week 8 assignment.pdf - 3 Methodology In this section we...

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3. Methodology In this section we describe our dataset, define the variables for the analysis and explain the estimation methods. 3.1. Data Our data stem from the Swiss graduate survey conducted by the Swiss Federal Statistical Office (SFSO) every second year on all graduates from formal institutions of higher education. The SFSO survey contains detailed information on employment and education during studies, and for both one and five years after graduation. Our dataset consists of pooled cross-sectional data from the one-year post-graduation survey waves in 2011, 2013, 2015 and 2017, and the five-year post-graduation survey waves in 2015 and 2017. 9 We limit our analysis to HE graduates from fields of study in which work experience is not largely included, nor an internship required, after graduation. We therefore drop all HE graduates with a teaching, medical, law or doctoral degree. Next, to have HE graduates with uninterrupted study paths – thereby avoiding unobserved work experience – we restrict our sample to HE graduates not older than 30. Further, they must have completed their entry diploma for higher education (i.e. academic or vocational diploma) within seven years before higher education graduation. This time span gives them five years for studying for both bachelor and master degrees, an additional year for repeating a semester, and another year for fulfilling potential entry requirements. Finally, we focus on HE graduates from the Swiss education system who transitioned directly into the labour market. Therefore, we drop all HE graduates who have a non-Swiss educational background, acquired a higher education degree abroad, continue their higher education studies, are self-employed, or do not seek employment due to family, health or other issues. We consider a set of dependent variables because, as Nunley et al. (2016) argue, work experience might operate through different channels, thereby influencing the labour market outcomes differently at different stages in the recruitment process. One year after graduation, only a handful of HE graduates remain unemployed. Therefore, we analyse the impact of work experience on wages, search time and internships (within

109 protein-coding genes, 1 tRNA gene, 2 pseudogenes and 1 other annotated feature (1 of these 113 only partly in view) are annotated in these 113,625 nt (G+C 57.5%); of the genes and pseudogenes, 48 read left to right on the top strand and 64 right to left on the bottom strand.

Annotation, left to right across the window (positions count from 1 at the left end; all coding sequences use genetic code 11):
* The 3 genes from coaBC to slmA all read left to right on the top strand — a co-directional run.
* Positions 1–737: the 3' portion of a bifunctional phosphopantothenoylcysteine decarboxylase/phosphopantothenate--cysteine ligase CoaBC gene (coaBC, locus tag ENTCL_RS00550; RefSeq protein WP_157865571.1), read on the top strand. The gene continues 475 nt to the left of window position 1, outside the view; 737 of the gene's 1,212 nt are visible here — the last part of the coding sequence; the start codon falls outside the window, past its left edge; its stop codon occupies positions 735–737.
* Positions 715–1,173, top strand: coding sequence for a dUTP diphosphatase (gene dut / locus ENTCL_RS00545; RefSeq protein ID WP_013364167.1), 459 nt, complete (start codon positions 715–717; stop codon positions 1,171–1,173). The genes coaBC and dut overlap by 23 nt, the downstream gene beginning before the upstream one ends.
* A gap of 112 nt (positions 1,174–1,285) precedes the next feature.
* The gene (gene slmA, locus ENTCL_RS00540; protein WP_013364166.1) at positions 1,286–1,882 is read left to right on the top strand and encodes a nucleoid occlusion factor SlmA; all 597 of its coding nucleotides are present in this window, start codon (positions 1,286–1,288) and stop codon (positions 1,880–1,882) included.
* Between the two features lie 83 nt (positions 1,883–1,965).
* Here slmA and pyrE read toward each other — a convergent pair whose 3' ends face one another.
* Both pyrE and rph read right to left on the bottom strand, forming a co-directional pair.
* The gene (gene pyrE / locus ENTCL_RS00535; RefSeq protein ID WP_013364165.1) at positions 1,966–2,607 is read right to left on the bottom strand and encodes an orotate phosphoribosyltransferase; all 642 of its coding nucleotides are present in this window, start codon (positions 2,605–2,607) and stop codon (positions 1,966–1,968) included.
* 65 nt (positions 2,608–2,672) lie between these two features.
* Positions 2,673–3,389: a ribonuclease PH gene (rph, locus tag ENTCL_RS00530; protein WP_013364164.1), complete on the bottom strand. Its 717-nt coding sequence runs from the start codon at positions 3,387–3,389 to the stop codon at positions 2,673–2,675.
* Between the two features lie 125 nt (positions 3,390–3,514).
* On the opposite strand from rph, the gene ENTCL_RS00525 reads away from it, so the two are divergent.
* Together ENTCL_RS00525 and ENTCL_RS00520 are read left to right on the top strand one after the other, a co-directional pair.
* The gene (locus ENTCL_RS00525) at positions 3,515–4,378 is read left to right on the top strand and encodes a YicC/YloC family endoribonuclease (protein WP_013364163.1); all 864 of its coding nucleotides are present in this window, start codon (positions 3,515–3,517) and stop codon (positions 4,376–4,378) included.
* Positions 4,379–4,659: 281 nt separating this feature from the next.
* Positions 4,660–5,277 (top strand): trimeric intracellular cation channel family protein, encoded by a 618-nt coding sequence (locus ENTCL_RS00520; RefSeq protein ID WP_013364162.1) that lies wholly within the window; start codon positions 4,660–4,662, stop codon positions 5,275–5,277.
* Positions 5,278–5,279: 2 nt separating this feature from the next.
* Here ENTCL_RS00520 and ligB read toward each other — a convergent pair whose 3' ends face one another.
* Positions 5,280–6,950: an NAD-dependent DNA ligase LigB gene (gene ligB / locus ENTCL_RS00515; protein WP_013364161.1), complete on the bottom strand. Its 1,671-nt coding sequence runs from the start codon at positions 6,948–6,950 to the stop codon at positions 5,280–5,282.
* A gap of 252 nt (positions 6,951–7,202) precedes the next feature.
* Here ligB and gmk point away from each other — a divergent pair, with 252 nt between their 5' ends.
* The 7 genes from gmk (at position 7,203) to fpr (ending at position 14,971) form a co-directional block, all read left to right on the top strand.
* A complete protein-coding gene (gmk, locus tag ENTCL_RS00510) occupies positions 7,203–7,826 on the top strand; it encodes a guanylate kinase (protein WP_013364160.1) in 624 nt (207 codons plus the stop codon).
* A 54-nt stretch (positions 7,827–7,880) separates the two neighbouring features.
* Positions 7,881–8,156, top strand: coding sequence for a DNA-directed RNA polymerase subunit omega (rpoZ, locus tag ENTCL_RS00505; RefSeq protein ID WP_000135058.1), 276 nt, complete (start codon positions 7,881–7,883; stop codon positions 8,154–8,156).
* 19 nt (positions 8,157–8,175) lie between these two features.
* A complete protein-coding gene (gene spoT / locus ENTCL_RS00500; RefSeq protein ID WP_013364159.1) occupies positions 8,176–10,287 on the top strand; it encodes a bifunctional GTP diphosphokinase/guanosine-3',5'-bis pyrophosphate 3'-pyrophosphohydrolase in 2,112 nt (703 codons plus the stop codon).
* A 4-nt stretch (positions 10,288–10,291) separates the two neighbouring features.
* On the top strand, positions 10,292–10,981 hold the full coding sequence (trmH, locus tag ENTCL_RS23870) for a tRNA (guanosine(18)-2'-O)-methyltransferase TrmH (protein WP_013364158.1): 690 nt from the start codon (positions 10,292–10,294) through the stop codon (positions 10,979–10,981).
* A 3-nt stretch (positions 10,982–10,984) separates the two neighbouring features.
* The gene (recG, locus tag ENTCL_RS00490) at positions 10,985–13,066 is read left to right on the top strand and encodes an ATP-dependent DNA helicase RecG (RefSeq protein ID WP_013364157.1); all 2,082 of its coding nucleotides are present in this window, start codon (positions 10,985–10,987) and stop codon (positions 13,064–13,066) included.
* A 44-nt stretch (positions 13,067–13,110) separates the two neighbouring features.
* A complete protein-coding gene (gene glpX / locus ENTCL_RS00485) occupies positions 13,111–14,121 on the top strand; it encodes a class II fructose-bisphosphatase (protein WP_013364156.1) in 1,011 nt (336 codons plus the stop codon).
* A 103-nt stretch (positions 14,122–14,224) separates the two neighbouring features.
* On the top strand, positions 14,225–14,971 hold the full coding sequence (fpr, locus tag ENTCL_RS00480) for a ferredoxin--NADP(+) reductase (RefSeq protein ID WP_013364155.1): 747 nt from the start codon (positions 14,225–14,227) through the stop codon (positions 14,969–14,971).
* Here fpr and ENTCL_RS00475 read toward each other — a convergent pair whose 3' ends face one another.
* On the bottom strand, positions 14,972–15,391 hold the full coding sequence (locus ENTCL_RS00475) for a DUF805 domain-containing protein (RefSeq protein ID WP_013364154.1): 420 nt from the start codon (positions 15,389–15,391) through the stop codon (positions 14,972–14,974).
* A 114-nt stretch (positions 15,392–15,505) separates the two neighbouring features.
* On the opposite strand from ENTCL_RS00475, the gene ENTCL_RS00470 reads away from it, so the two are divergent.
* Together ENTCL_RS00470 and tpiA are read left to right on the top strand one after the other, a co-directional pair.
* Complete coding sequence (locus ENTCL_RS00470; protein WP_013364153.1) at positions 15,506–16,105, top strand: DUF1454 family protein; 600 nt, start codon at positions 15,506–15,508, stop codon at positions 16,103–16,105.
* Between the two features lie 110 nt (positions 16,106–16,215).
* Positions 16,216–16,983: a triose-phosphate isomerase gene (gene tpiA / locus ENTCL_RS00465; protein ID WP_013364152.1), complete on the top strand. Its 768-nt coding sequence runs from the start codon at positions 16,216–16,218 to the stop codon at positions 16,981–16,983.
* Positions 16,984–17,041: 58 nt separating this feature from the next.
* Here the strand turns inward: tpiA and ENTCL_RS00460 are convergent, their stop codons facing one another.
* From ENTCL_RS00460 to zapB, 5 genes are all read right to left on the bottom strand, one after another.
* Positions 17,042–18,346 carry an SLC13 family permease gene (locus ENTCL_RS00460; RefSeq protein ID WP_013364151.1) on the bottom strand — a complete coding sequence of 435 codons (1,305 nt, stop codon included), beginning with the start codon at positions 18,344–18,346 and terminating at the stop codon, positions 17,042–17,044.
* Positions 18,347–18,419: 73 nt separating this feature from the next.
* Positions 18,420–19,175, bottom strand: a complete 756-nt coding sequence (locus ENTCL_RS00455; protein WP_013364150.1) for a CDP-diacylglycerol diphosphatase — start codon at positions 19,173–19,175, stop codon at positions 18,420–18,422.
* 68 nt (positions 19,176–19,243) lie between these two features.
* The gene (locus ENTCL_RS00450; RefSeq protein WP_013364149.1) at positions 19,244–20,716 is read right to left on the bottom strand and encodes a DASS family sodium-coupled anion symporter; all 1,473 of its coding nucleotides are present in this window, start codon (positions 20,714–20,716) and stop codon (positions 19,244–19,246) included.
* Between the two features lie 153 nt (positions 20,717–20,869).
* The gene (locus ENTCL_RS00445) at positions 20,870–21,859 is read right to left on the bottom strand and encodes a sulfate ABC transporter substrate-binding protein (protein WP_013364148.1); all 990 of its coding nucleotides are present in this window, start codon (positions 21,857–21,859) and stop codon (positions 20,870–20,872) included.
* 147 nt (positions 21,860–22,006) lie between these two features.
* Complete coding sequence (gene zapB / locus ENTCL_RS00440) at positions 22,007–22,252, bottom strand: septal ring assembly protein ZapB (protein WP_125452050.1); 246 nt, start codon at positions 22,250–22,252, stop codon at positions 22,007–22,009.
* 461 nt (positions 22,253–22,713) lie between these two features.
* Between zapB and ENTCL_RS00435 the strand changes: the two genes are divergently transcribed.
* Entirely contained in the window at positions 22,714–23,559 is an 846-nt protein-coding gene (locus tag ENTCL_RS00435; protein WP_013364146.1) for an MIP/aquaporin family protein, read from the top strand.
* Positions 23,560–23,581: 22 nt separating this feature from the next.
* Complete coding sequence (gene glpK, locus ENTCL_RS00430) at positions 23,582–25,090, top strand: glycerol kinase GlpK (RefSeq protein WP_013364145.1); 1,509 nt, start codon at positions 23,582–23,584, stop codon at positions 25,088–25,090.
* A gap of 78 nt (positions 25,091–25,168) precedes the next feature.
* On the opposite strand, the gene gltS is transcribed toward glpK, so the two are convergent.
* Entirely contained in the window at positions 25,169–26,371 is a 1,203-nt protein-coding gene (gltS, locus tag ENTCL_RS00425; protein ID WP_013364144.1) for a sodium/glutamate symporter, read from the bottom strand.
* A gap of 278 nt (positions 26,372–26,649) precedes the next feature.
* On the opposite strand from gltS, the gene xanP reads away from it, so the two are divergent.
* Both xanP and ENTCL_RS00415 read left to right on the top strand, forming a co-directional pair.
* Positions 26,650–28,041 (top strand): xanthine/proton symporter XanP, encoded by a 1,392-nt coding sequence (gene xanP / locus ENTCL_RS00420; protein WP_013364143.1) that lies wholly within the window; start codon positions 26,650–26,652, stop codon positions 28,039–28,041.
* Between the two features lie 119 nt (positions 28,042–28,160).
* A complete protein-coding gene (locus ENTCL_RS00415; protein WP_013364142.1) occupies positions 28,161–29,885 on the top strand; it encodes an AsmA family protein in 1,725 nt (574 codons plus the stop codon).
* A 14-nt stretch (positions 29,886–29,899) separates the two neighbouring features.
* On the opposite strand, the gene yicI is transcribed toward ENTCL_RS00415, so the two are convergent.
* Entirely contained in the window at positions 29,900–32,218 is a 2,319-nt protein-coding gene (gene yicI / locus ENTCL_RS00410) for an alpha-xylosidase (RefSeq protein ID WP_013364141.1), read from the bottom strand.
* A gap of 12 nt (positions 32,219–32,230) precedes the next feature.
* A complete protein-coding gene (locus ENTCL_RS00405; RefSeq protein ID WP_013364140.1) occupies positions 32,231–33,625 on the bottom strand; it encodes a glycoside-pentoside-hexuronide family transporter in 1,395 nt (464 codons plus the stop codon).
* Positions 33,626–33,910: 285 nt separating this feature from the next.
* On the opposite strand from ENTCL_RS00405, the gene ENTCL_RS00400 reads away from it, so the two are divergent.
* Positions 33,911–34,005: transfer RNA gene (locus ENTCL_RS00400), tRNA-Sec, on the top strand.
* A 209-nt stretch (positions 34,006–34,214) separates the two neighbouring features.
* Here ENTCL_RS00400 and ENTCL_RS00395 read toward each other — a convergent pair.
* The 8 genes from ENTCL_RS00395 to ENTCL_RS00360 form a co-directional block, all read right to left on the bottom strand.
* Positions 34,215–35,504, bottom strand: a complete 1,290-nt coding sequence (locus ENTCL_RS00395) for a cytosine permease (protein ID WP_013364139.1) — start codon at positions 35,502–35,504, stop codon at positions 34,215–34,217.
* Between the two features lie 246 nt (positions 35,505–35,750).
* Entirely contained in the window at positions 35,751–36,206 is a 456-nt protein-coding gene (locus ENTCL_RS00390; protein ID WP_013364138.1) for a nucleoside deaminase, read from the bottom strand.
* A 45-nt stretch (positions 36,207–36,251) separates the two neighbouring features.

one year after graduation). To analyse longer-term consequences, we consider wages and employment positions five years after graduation, as well as whether HE graduates had any unemployment spells during that period. Wage is important because it measures the labour market value of an employee. We define gross wage – expressed in full-time employment – as comprising contract wage, wage from additional hours, and bonuses. Time of job search stands for a period of wage absence and insecurity: the shorter, the better. We construct the search time

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